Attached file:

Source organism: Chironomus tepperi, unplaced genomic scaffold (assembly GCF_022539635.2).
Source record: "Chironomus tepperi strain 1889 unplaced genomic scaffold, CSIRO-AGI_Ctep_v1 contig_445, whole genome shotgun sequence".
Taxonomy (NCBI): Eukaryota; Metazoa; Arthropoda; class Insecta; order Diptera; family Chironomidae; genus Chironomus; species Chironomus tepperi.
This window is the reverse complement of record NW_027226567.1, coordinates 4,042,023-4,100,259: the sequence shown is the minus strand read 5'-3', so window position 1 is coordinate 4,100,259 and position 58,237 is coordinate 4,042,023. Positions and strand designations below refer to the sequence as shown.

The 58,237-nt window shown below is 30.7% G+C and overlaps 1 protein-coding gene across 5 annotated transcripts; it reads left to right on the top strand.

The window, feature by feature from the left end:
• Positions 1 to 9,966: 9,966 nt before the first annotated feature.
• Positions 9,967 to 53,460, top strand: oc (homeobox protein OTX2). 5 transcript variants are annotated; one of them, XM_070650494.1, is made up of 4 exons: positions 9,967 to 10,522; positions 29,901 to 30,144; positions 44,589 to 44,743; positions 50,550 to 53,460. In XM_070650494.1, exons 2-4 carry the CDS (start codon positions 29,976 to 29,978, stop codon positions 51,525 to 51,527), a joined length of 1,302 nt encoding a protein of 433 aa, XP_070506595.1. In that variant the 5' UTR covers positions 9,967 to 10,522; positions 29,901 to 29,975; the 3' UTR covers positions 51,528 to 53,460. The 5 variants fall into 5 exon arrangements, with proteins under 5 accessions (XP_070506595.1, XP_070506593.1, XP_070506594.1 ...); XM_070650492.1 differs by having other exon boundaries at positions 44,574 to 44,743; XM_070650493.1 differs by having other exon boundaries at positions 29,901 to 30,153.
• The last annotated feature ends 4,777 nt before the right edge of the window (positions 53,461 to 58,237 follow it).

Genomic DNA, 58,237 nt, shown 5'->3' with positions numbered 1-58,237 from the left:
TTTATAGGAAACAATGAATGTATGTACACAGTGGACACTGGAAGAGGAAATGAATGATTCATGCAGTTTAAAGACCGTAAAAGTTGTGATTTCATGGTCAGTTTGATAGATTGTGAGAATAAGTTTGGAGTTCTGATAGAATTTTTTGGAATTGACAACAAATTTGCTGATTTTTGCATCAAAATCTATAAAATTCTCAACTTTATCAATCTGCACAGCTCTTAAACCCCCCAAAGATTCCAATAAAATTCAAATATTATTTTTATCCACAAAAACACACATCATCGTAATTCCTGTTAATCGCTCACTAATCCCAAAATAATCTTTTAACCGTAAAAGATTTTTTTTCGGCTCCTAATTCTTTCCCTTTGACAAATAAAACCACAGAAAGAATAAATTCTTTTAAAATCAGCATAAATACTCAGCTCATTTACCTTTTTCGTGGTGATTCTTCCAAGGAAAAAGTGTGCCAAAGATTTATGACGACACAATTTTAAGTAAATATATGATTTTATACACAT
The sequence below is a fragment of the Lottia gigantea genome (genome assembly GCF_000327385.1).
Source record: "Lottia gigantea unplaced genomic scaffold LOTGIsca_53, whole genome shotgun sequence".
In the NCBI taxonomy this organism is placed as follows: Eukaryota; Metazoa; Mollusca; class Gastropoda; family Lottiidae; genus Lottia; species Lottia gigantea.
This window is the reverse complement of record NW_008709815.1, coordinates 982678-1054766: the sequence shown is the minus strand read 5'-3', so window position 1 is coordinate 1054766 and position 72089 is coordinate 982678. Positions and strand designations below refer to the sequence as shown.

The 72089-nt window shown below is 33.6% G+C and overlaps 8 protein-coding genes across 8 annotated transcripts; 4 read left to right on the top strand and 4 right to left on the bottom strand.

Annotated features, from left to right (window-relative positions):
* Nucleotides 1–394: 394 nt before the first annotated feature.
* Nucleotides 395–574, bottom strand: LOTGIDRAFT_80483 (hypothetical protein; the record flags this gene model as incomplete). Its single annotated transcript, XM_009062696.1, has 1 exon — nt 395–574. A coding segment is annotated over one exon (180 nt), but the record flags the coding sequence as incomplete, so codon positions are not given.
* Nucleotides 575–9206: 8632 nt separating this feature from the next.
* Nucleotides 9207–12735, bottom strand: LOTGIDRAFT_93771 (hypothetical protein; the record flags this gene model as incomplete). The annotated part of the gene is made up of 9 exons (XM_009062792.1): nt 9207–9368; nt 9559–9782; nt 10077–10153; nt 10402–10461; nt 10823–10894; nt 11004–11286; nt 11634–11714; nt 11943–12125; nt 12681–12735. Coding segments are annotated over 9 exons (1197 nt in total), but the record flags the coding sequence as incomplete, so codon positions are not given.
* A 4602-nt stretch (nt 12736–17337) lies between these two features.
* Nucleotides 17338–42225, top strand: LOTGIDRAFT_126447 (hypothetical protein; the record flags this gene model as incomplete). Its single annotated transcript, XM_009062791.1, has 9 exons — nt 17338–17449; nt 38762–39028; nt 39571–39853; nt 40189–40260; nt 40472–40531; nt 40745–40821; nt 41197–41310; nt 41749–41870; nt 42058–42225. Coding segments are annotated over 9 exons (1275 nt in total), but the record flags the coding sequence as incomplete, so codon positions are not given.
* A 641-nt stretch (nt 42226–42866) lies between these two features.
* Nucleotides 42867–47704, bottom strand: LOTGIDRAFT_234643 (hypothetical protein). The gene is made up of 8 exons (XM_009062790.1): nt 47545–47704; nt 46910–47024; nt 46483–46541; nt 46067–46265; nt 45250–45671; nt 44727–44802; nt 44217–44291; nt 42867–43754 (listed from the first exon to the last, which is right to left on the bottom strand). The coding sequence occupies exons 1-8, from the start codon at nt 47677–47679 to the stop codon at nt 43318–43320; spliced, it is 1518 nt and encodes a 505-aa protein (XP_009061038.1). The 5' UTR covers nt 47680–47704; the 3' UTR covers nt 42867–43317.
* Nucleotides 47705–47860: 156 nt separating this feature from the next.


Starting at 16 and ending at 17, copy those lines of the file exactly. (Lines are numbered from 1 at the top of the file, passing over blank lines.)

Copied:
The 72089-nt window shown below is 33.6% G+C and overlaps 8 protein-coding genes across 8 annotated transcripts; 4 read left to right on the top strand and 4 right to left on the bottom strand.

Annotated features, from left to right (window-relative positions):